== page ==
1.7 linear ft.

This series covers the span of White's work in theatre and onscreen, and the period from the 1960s to the 1980s is documented most extensively. Scripts, music, programs, publicity, and clippings and other printed material can be found as well as correspondence, including many congratulatory telegrams. The series also includes White's handwritten notes and reel-to-reel audiotapes from her cabaret performances. Photographs from performances are located in SERIES III. PHOTOGRAPHS, and a scrapbook that contains correspondence, clippings, and photographs documenting her work in the 1940s and 1950s is located among the oversize materials.

1 linear ft.

This series contains staged and candid photos from performances, publicity shots of Jane White, and snapshots of Jane White alone, in groups, and with family and friends.

Contents List

Biographical writings and stage credits,
circa 1993, undated

Box 1: folder 1
Actors' Equity speech: correspondence and clipping,

Box 1: folder 2
"Life as an Actress: A Mystery Story": script, photograph photocopies, program, and publicity from White's performance at Sophia Smith Collection's "Revealing Life Stories" fiftieth anniversary symposium,

Box 1: folder 3
Oral history transcripts and publicity,

Box 1: folder 4
Fredi Washington memorial service: typescript and program,

Box 1: folder 5
Correspondence (includes Jean-Louis Barrault),

[see also OVERSIZE MATERIALS--scrapbook]

1967-70, 1989-95

Box 1: folder 6
Clippings: general,00, n.d.



Box 1: folder 7

Box 1: folder 8
Alfredo Viazzi projects: includes correspondence, clippings, and screenplay synopsis,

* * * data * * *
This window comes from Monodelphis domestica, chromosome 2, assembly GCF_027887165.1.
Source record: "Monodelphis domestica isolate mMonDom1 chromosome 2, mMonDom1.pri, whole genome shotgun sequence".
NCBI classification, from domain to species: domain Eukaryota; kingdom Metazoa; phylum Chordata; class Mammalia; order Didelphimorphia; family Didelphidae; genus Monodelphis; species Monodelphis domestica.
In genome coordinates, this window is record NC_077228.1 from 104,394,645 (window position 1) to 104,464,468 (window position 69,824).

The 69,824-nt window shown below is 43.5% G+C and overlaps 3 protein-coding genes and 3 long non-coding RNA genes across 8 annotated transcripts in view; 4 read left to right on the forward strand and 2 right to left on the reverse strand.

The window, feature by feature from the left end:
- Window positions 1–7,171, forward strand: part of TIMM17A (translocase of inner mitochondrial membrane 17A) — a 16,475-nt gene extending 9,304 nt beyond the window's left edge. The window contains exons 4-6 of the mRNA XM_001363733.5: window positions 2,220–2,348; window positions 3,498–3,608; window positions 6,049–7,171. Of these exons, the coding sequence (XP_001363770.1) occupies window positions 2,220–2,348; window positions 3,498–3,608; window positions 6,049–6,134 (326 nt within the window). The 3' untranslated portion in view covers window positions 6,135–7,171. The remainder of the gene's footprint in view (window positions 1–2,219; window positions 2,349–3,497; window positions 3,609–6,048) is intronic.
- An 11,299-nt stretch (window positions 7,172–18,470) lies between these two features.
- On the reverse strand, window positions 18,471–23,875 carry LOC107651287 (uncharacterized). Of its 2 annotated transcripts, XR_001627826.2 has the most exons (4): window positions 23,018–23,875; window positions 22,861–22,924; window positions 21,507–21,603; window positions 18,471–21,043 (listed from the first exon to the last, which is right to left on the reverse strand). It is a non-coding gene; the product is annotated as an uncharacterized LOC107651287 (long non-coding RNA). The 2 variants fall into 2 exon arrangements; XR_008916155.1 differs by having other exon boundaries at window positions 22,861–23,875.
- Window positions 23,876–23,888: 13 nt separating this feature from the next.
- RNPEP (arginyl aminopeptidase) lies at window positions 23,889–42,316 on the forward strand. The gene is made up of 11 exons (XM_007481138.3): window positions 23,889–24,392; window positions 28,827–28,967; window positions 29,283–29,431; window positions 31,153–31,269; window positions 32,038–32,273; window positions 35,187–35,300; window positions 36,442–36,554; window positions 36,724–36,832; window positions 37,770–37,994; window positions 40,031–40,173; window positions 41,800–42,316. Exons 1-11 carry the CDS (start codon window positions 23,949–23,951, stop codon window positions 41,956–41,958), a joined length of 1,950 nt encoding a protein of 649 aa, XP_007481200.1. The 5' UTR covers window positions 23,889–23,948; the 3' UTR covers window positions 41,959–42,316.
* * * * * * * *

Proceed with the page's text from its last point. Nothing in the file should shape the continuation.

[see also SERIES II. PROFESSIONAL ACTIVITIES -White and the Black and cabaret performances]

1967-75, undated

Box 1: folder 9
"Mean Anthony": story by Jane White and correspondence,

Box 1: folder 10

Ah, Men: script, program, and clippings,

Box 1: folder 11
Amen: script,

Box 1: folder 12
Blood Wedding: programs, publicity, award, notes, script, and clippings,

Box 1: folder 13-16
Brittanicus: program,

Box 1: folder 17
Burnt Flowerbed: program and clippings,

Box 1: folder 18
Butcher's Daughter: correspondence, program, clippings, script, and notes,

Box 1: folder 19-21
Cabaret performances: programs, publicity, clippings, and reel-to-reel audiotape

[Please use cassette copy of audiotape]

1976-77, 1979

Box 1: folder 22-23
Caucasian Chalk Circle: correspondence, program, clippings, script, and music,

Box 1: folder 24-26
Cleopatra: research material,

Box 1: folder 27
Coriolanus: correspondence, clippings, programs, program notes, research material, and script,

[see also New York Shakespeare Festival]


Box 1: folder 28-30
Cuban Thing: program and clippings,

Box 1: folder 31
La Fille du Regiment

[see Les Troyens]


Correspondence (includes Judith Ivey), programs, and clippings(includes program to Stephen Sondheim celebration), 2001

Box 1: folder 32
Script, notes, and research material

Box 1: folder 33
Ghosts: program and clippings,